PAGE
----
Tom Longboat, an Onondaga man who became a world- champion long- distance runner, is perhaps the most widely known Indigenous person to serve in the First World War. However, thousands more Indigenous people served both overseas and on the home front. 4,000
Official number of “Aboriginal” people who were members of the Canadian Expeditionary Force. Military records, however, didn’t always indicate Indigenous status, and records did not indicate whether enlistees were First Nations, Inuit, or Métis, so the complete numbers are unknown.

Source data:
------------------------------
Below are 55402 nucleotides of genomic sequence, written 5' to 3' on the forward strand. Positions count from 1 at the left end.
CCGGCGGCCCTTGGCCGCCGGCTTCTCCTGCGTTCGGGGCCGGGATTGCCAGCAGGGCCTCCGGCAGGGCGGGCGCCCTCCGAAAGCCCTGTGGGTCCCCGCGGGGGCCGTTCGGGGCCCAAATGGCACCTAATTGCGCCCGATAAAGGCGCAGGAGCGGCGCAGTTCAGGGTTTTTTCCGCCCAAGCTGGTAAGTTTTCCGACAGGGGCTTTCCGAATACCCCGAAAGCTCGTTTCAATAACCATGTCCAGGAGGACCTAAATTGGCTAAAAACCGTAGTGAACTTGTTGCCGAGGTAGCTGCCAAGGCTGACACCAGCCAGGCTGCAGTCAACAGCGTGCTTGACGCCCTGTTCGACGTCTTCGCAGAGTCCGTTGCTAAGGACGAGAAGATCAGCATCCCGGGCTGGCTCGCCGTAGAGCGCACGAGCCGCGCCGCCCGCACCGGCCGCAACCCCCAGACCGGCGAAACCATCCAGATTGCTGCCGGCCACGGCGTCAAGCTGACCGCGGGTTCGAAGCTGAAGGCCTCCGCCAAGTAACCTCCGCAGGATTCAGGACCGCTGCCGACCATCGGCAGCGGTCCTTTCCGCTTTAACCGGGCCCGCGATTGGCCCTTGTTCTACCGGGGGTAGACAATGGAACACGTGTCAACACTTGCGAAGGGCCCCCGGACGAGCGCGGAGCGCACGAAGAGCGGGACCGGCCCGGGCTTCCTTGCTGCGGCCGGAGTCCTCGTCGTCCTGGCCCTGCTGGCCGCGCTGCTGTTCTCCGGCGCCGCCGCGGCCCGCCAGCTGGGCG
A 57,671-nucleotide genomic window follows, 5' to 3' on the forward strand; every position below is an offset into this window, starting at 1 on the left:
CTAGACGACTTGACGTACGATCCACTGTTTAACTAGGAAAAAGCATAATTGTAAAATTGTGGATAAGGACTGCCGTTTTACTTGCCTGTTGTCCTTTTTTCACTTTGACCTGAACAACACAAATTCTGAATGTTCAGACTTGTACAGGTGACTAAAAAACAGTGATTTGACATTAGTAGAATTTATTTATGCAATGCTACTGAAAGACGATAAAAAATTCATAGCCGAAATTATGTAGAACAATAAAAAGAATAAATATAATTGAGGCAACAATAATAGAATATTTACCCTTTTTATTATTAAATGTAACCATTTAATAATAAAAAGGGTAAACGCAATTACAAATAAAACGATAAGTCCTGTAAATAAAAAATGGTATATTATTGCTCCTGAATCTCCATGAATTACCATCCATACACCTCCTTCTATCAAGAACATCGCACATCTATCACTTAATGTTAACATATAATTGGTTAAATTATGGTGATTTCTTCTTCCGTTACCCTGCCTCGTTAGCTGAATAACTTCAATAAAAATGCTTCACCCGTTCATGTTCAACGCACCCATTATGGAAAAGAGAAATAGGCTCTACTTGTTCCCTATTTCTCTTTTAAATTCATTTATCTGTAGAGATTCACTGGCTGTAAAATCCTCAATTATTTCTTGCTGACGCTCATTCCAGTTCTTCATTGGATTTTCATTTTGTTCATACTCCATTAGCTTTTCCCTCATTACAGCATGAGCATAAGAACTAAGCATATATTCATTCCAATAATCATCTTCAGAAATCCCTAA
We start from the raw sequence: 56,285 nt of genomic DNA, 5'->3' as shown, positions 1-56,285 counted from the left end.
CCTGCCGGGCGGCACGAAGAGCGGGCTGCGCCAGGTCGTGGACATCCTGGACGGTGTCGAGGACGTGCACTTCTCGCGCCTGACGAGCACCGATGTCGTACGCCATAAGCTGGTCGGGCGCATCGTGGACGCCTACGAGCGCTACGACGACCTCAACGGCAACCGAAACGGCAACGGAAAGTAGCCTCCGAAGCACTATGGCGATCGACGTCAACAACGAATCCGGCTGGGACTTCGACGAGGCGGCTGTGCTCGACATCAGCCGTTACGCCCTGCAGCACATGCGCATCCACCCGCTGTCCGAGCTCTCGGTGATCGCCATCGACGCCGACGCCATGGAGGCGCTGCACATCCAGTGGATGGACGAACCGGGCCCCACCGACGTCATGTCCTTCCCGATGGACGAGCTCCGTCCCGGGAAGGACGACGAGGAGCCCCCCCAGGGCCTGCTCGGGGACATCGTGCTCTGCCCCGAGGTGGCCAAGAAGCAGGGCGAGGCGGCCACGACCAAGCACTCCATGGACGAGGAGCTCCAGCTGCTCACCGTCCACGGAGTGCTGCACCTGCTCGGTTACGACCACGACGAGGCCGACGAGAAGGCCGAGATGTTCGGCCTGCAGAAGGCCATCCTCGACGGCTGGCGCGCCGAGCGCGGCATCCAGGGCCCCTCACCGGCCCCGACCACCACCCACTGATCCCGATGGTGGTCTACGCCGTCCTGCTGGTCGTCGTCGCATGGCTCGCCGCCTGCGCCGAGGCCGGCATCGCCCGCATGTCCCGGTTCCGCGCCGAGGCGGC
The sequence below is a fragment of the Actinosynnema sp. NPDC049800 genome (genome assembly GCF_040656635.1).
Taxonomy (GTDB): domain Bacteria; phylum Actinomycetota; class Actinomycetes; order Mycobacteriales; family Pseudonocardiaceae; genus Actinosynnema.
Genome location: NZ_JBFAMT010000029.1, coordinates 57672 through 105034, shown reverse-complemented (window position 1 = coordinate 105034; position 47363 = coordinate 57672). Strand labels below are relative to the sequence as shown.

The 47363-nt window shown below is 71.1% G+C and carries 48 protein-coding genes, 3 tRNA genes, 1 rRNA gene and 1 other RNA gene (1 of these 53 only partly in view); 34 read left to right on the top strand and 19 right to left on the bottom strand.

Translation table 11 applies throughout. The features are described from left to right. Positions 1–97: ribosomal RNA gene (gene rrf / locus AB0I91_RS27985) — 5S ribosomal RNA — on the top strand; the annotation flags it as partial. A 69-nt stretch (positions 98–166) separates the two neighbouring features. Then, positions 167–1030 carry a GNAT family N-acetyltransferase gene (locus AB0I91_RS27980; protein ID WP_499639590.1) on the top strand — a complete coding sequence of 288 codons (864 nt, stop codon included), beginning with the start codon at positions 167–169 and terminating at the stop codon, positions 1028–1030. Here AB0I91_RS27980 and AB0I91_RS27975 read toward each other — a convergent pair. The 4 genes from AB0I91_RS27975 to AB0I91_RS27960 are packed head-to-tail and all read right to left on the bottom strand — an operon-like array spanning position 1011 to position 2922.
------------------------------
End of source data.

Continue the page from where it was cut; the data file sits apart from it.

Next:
The number of Inuit and Southern Inuit men known to have joined the Newfoundland Regiment.
Amount of money raised by Indigenous people in support of the war effort. Indigenous women also set up branches of the Red Cross and other patriotic organizations.
The year a one-time franchise was given to Indigenous men serving in the military, to allow them to vote in a federal election without losing their "Indian status."
Private Tom Longboat, right, the famed longdistance runner from the Six Nations of the Grand River in Ontario, buys a newspaper from a French boy in June 1917.